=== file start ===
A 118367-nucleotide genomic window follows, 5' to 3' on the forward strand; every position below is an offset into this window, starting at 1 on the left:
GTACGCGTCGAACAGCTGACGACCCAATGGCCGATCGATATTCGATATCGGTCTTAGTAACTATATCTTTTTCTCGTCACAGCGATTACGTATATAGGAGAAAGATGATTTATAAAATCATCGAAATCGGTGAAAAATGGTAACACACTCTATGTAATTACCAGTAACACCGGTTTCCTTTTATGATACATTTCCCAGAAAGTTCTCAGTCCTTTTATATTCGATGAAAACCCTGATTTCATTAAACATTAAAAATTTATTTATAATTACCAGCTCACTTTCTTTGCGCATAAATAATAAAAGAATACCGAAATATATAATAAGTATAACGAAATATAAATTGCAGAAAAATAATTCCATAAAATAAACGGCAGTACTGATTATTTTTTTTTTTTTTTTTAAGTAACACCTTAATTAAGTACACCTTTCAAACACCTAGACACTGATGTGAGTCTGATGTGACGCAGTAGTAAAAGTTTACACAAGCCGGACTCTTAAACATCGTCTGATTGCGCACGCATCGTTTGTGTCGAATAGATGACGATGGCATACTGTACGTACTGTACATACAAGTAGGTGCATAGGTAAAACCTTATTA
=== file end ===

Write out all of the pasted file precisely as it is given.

A 118367-nucleotide genomic window follows, 5' to 3' on the forward strand; every position below is an offset into this window, starting at 1 on the left:
GTACGCGTCGAACAGCTGACGACCCAATGGCCGATCGATATTCGATATCGGTCTTAGTAACTATATCTTTTTCTCGTCACAGCGATTACGTATATAGGAGAAAGATGATTTATAAAATCATCGAAATCGGTGAAAAATGGTAACACACTCTATGTAATTACCAGTAACACCGGTTTCCTTTTATGATACATTTCCCAGAAAGTTCTCAGTCCTTTTATATTCGATGAAAACCCTGATTTCATTAAACATTAAAAATTTATTTATAATTACCAGCTCACTTTCTTTGCGCATAAATAATAAAAGAATACCGAAATATATAATAAGTATAACGAAATATAAATTGCAGAAAAATAATTCCATAAAATAAACGGCAGTACTGATTATTTTTTTTTTTTTTTTTAAGTAACACCTTAATTAAGTACACCTTTCAAACACCTAGACACTGATGTGAGTCTGATGTGACGCAGTAGTAAAAGTTTACACAAGCCGGACTCTTAAACATCGTCTGATTGCGCACGCATCGTTTGTGTCGAATAGATGACGATGGCATACTGTACGTACTGTACATACAAGTAGGTGCATAGGTAAAACCTTATTA